Spreadtrum Communications, a trans-Pacific, fabless semiconductor company announced one of the years’ biggest semiconductor VC investments last week in a financing led by New Enterprise Associates (NEA).
NEA and existing investors Fortunetech Investment Fund, Pacific Venture Group, Vertex, Legend Capital and HuaHong International invested almost $50 million in Spreadtrum.
The company – which operates at locations in Sunnyvale, Calif., and Shanghai, China – is typical of the new breed of trans-Pacific companies. It maintains engineering design teams in the United States, but the bulk of its employees are in mainland China, and have their legal domiciles in the Cayman Islands. Spreadtrum for example has 30 employees in Sunnyvale and more than 160 in Shanghai. This structure makes Spreadtrum a wholly owned foreign entity (WOFE).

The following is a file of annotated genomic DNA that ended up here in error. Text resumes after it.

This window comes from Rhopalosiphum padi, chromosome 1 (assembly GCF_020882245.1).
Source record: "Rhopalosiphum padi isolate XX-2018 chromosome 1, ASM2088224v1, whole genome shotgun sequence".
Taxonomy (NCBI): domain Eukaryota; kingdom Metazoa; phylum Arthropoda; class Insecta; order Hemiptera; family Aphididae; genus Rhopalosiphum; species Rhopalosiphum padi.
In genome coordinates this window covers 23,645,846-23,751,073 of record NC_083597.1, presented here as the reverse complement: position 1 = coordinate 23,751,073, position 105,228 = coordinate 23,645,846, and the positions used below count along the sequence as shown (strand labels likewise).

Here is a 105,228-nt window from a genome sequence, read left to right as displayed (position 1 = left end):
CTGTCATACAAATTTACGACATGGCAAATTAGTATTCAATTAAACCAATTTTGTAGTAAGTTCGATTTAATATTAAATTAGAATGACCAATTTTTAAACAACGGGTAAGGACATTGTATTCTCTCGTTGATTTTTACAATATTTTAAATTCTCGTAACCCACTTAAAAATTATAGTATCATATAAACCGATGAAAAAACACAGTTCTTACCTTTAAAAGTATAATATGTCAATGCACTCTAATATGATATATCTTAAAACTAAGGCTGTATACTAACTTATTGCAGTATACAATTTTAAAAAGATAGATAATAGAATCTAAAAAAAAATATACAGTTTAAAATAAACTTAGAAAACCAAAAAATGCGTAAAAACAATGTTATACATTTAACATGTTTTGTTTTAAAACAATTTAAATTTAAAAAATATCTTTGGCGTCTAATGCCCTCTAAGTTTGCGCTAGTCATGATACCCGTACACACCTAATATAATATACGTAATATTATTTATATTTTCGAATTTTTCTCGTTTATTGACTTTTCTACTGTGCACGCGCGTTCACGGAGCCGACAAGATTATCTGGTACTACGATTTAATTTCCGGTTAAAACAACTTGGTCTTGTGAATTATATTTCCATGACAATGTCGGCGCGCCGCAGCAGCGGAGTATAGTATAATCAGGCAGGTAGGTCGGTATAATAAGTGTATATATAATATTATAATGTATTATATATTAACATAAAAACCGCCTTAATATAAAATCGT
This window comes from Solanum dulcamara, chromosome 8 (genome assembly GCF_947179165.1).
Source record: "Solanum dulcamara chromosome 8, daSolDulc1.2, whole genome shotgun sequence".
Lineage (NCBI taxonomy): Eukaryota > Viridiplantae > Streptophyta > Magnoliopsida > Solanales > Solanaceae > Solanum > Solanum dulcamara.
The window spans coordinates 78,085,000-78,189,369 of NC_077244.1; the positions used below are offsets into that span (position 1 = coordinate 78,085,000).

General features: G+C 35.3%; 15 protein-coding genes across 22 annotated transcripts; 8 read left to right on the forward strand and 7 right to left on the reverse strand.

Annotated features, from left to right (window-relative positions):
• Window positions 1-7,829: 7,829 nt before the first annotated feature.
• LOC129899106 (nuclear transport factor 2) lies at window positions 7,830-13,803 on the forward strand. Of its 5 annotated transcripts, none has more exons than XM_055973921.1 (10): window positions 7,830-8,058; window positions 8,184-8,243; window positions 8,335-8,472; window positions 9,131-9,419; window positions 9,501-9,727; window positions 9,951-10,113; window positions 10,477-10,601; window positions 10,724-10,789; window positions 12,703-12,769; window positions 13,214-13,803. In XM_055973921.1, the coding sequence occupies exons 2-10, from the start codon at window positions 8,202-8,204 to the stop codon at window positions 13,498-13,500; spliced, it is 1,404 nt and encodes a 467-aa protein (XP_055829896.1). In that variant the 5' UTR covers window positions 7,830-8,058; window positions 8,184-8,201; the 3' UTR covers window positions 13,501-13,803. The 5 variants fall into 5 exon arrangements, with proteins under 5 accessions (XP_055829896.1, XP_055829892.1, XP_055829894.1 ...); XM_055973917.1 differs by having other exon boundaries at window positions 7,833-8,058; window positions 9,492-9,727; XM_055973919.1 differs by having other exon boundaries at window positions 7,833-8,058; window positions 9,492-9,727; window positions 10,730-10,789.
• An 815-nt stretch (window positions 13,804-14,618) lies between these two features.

Venture firms have preferred investing in WOFEs (pronounced “woo-fees”) over investing in joint ventures during the last few years for a host of reasons.
One reason is that it has beennearly impossible to invest directly in Chinese startups. Also, the WOFE structure allows investors to take such a company public on a U.S. stock exchange.
NEA’s participation was led by Scott Sandell, the GP who also oversaw NEA’s recent investment into BCD Semiconductor, a Shanghai-based foundry for analog chips. NEA’s increased interest in Chinese portfolio companies follows on the heels of its recent successful exit and IPO of Semiconductor Manufacturing International Corp. (SEMI). SEMI, by the way, was setup as a WOFE by NEA and its other backers.
At present, Spreadtrum designs GSM/GPRS baseband chips for cell phones, which the company hopes to sell to China’s cell phone makers.
Laure Wang a general partner at Pacific Venture Partners in Sunnyvale, Calif., which is also a trans-Pacific venture firm based in Taipei, was one of Spreadtrum’s initial investors.
“China’s domestic cell phone subscriber base passed 300 million in the first quarter of the year, making it the largest market in the world, despite having only 25 percent penetration, compared to around 50 percent in the United States,” Wang says.